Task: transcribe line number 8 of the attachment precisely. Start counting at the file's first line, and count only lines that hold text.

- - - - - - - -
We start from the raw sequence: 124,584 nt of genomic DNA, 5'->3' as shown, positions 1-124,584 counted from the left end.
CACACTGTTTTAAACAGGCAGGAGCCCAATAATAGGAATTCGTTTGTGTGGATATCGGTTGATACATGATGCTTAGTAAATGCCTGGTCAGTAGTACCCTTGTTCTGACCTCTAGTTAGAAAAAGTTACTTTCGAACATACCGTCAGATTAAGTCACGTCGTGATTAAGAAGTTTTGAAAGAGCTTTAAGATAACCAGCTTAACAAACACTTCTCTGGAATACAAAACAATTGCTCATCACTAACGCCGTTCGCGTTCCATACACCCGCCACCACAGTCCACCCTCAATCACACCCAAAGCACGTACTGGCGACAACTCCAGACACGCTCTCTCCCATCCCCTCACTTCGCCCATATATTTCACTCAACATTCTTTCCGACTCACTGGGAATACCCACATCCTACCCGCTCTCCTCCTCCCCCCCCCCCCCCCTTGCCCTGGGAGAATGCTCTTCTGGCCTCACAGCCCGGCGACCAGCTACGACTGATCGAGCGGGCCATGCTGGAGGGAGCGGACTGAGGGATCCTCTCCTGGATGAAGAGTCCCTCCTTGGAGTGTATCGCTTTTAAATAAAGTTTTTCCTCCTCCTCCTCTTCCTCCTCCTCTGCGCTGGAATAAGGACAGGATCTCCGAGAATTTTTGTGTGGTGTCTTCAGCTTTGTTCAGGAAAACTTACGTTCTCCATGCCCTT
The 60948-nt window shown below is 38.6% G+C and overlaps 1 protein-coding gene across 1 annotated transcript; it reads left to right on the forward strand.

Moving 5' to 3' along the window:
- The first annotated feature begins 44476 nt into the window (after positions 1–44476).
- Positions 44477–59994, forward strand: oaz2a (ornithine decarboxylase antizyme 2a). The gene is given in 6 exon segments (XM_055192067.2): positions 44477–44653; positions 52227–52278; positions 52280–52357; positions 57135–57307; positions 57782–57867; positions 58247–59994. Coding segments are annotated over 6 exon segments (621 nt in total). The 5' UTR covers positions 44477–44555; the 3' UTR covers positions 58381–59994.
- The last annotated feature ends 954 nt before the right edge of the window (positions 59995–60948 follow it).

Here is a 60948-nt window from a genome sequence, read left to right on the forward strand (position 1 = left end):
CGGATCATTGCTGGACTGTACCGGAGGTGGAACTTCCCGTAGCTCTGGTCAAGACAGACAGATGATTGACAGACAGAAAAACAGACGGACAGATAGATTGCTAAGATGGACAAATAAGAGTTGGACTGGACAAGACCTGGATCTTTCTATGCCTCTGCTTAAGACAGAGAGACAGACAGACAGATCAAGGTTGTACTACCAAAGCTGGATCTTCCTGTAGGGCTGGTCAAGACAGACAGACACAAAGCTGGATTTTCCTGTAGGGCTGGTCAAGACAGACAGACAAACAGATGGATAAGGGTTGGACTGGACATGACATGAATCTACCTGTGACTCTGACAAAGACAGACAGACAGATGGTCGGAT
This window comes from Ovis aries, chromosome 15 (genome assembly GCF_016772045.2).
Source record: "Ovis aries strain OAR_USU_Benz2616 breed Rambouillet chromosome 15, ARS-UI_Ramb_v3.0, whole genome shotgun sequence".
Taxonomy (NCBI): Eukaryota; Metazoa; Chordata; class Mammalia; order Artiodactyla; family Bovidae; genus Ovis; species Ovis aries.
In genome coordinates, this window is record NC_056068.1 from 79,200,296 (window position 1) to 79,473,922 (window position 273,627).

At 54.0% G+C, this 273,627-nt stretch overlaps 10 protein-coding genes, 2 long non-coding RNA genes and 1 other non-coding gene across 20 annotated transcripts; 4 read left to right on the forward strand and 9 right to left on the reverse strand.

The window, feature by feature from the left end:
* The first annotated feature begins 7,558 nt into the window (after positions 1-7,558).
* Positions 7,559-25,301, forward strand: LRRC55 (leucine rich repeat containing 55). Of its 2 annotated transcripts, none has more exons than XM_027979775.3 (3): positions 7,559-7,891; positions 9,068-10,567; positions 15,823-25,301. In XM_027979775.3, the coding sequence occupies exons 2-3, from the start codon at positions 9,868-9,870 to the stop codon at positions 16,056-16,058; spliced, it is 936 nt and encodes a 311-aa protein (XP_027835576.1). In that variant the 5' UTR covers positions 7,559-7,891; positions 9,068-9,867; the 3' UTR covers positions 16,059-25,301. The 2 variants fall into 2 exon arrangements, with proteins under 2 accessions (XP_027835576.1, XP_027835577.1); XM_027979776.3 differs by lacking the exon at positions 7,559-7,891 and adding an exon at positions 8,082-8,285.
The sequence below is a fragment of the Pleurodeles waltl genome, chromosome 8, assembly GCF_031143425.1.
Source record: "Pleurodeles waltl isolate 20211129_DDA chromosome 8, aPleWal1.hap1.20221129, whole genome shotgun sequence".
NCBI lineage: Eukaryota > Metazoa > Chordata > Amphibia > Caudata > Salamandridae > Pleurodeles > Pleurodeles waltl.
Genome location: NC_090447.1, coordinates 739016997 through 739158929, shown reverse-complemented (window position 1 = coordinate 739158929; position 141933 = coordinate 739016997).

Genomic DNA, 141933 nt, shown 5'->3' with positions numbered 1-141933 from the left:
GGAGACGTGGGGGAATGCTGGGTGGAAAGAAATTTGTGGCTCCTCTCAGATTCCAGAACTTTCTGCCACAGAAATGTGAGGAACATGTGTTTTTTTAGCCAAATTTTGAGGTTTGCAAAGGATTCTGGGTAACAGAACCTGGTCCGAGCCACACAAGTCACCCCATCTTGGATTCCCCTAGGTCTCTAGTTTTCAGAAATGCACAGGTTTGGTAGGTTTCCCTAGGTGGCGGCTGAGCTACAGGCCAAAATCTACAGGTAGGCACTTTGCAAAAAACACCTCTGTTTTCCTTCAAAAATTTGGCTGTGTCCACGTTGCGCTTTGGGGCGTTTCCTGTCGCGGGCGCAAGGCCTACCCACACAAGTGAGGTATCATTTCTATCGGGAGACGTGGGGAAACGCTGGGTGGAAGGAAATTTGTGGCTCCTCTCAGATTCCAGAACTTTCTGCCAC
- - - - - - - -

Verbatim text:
Here is a 60948-nt window from a genome sequence, read left to right on the forward strand (position 1 = left end):